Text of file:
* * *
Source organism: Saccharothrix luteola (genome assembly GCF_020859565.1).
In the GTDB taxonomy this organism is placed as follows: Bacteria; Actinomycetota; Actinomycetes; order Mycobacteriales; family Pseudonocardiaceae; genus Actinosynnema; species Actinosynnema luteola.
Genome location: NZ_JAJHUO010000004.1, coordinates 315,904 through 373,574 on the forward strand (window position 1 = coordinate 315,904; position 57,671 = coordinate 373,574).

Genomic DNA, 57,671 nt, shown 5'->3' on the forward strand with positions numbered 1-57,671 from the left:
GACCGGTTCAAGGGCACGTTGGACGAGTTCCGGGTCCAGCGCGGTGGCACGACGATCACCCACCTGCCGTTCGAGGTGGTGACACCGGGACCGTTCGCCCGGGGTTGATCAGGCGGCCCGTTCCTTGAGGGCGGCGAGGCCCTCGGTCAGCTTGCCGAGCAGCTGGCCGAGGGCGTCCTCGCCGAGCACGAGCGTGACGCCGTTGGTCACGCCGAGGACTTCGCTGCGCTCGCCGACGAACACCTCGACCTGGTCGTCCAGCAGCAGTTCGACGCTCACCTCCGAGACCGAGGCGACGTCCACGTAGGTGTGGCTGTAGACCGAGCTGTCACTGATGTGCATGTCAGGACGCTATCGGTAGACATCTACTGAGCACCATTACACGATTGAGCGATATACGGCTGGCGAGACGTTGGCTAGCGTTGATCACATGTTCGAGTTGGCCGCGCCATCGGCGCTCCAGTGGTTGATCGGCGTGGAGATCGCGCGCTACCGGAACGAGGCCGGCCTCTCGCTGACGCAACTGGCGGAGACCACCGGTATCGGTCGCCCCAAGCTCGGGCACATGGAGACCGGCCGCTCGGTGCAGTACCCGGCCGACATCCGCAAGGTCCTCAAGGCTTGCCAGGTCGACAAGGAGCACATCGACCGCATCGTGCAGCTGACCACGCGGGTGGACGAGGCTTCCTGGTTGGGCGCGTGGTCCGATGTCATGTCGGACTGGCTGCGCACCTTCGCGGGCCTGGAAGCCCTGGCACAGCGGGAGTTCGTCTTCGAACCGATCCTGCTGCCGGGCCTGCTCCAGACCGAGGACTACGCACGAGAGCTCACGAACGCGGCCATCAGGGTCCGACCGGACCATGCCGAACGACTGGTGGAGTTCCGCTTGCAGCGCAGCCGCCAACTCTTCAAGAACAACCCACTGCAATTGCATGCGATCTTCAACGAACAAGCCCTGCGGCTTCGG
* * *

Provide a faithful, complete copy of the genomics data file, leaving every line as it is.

Source organism: Saccharothrix luteola (genome assembly GCF_020859565.1).
In the GTDB taxonomy this organism is placed as follows: Bacteria; Actinomycetota; Actinomycetes; order Mycobacteriales; family Pseudonocardiaceae; genus Actinosynnema; species Actinosynnema luteola.
Genome location: NZ_JAJHUO010000004.1, coordinates 315,904 through 373,574 on the forward strand (window position 1 = coordinate 315,904; position 57,671 = coordinate 373,574).

Genomic DNA, 57,671 nt, shown 5'->3' on the forward strand with positions numbered 1-57,671 from the left:
GACCGGTTCAAGGGCACGTTGGACGAGTTCCGGGTCCAGCGCGGTGGCACGACGATCACCCACCTGCCGTTCGAGGTGGTGACACCGGGACCGTTCGCCCGGGGTTGATCAGGCGGCCCGTTCCTTGAGGGCGGCGAGGCCCTCGGTCAGCTTGCCGAGCAGCTGGCCGAGGGCGTCCTCGCCGAGCACGAGCGTGACGCCGTTGGTCACGCCGAGGACTTCGCTGCGCTCGCCGACGAACACCTCGACCTGGTCGTCCAGCAGCAGTTCGACGCTCACCTCCGAGACCGAGGCGACGTCCACGTAGGTGTGGCTGTAGACCGAGCTGTCACTGATGTGCATGTCAGGACGCTATCGGTAGACATCTACTGAGCACCATTACACGATTGAGCGATATACGGCTGGCGAGACGTTGGCTAGCGTTGATCACATGTTCGAGTTGGCCGCGCCATCGGCGCTCCAGTGGTTGATCGGCGTGGAGATCGCGCGCTACCGGAACGAGGCCGGCCTCTCGCTGACGCAACTGGCGGAGACCACCGGTATCGGTCGCCCCAAGCTCGGGCACATGGAGACCGGCCGCTCGGTGCAGTACCCGGCCGACATCCGCAAGGTCCTCAAGGCTTGCCAGGTCGACAAGGAGCACATCGACCGCATCGTGCAGCTGACCACGCGGGTGGACGAGGCTTCCTGGTTGGGCGCGTGGTCCGATGTCATGTCGGACTGGCTGCGCACCTTCGCGGGCCTGGAAGCCCTGGCACAGCGGGAGTTCGTCTTCGAACCGATCCTGCTGCCGGGCCTGCTCCAGACCGAGGACTACGCACGAGAGCTCACGAACGCGGCCATCAGGGTCCGACCGGACCATGCCGAACGACTGGTGGAGTTCCGCTTGCAGCGCAGCCGCCAACTCTTCAAGAACAACCCACTGCAATTGCATGCGATCTTCAACGAACAAGCCCTGCGGCTTCGG